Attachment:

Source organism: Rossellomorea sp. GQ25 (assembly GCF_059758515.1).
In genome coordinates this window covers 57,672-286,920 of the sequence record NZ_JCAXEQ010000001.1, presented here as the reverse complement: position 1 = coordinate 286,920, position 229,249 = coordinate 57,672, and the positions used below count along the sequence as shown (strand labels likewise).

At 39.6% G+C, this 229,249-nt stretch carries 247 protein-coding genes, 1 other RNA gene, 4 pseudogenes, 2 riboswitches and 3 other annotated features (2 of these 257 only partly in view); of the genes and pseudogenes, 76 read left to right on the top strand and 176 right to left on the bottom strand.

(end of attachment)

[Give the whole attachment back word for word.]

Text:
Source organism: Rossellomorea sp. GQ25 (assembly GCF_059758515.1).
In genome coordinates this window covers 57,672-286,920 of the sequence record NZ_JCAXEQ010000001.1, presented here as the reverse complement: position 1 = coordinate 286,920, position 229,249 = coordinate 57,672, and the positions used below count along the sequence as shown (strand labels likewise).

At 39.6% G+C, this 229,249-nt stretch carries 247 protein-coding genes, 1 other RNA gene, 4 pseudogenes, 2 riboswitches and 3 other annotated features (2 of these 257 only partly in view); of the genes and pseudogenes, 76 read left to right on the top strand and 176 right to left on the bottom strand.